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Pauli Murray, Inspiring Progress

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Dr. Pauli Murray, then a law professor at Brandeis University, arrives for classes in Waltham, Mass. on Sept. 27, 1971. — Photo by Frank C. Curtin AP
Dr. Pauli Murray, then a law professor at Brandeis University, arrives for classes in Waltham, Mass. on Sept. 27, 1971. — Photo by Frank C. Curtin AP

Diversity and inclusion are two of society's most important tools for progress. The infinite personality variations created by biology, education, and upbringing create steady sources of innovative ideas.

While many differences define diversity — like race, gender, ethnicity, age, beliefs, and upbringing — one of the most valuable contributions they all provide is perspective.

A new perspective can be the difference between victory and defeat in the face of difficult problem-solving, and excluding someone because of their differences can and will restrict progress. Someone whose perspective has been a force in the fight for equality and diversity is legendary lawyer Pauli Murray.

Born Pauline Murray in 1910 and orphaned at a young age, this political warrior used their unique perspectives to challenge the system. S/he fought for civil rights in the 1930s through the 1970s and resisted racial, gender, and sexual discrimination with brilliance and tenacity, finding innovative ways to inspire connections between cases for women's equality and the male point of view.

S/he was the first Black person to get a JSD (doctor of science of law degree) from Yale and was instrumental in the desegregation of schools, having helped Thurgood Marshall win Brown v. Board of Education while still in law school. Murray was also one of the founders of the National Organization for Women (NOW). However, she felt NOW did not prioritize women of color, and so left the organization to join the Equal Employment Opportunity Commission (EEOC).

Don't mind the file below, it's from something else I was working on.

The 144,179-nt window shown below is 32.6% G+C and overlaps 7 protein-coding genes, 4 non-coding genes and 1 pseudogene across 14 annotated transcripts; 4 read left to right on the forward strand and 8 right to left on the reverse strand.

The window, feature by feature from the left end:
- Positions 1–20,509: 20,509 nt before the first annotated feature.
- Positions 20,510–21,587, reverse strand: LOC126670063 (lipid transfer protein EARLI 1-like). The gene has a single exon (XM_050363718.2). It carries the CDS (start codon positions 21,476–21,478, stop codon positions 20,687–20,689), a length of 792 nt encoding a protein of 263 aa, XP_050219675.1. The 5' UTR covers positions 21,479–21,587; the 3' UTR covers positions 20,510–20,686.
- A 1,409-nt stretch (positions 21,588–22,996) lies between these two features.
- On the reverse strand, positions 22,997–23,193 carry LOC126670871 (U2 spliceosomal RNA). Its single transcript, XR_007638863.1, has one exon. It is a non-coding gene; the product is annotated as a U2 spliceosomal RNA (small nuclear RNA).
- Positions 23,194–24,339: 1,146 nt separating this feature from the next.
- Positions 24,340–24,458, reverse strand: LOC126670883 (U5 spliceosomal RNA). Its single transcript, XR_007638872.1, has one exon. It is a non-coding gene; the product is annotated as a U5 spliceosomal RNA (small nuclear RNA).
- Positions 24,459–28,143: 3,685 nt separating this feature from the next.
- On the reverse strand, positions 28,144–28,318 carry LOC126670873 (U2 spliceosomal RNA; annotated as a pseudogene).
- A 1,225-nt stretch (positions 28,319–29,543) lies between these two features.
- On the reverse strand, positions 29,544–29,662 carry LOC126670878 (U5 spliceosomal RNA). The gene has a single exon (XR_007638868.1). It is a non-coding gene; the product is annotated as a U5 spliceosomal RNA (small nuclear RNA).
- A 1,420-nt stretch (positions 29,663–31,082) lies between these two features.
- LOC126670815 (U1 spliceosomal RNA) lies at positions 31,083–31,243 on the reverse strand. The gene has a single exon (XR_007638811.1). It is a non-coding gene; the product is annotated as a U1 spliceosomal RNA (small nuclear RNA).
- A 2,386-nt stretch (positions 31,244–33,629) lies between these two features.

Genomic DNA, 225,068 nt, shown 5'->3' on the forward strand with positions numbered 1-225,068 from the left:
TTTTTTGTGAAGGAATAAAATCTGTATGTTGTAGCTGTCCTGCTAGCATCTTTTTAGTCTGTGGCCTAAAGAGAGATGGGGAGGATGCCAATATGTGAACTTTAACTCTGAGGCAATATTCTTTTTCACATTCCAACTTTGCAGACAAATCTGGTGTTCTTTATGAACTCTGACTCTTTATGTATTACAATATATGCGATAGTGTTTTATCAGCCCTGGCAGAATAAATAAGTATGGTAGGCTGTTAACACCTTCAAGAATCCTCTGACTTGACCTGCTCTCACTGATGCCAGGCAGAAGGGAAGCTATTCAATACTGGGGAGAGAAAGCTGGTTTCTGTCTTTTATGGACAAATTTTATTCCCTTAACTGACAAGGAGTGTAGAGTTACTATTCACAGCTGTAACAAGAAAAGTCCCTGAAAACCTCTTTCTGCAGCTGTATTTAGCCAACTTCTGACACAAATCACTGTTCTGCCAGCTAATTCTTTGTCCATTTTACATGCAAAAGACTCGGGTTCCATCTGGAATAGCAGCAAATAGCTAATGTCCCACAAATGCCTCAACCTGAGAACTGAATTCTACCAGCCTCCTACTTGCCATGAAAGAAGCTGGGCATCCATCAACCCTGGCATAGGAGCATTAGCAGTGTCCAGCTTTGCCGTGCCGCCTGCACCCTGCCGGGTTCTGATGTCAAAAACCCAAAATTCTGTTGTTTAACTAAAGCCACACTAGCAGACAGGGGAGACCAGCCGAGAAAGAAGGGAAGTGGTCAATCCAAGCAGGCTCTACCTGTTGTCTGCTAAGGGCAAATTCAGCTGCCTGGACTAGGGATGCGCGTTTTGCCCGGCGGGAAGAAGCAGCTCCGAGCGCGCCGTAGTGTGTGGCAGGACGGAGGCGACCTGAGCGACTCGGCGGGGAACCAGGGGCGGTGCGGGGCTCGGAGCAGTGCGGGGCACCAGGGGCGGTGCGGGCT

Murray struggled with gender identity and the expanding view of gender itself, which became a primary focus of her life. Murray even tried to obtain testosterone treatments in the late 1930s, feeling as though s/he had been born in the wrong body.

Murray's upbringing and education contributed to her unique perspective, which helped her make innovative decisions instrumental to progress in the fight for women's rights in the workplace and connecting LGBTQ+ rights with the 1964 Civil Rights Act.

"I must be involved with and necessarily concerned with racial liberation, but I must also personally be concerned with sexual liberation because the two, as I often say, the two meet in me," Murray once said.

Her brilliance and eloquence inspired other great minds, like Kimberlé Crenshaw, who coined the term "intersectionality" (the unique discrimination experienced by someone who represents more than one oppressed group) that finds expression in the quote above, as well as lawyer and Supreme Court Justice Ruth Bader Ginsburg (RBG).

RBG's choice to represent male plaintiffs being discriminated against due to their sex (like in the 1973 case Frontiero v. Richardson) served as a catalyst for acknowledging discrimination against women. RBG was able to gain recognition of gender discrimination from male Supreme Court judges in a way that related to them personally — and then these wins were tied into similar cases that discriminated against women.

Although Pauli Murray suffered setbacks due to her gender, it molded her into someone who would not take no for an answer. Her fight for equality has been triumphant and inspiring.

Like it says on the Pauli Murray Center website, Rev. Dr. Pauli Murray, who died in 1985, was a human rights activist, legal scholar, feminist, poet, Episcopal priest, labor organizer, and multiracial Black, LGBTQ+ community member of transmasculine experience. S/he fought for equality, diversity, and inclusion in ways that have positively shaped the world around us.

The pronouns used in this article are in keeping with the analysis found at www.paulimurraycenter.com/who-is-pauli.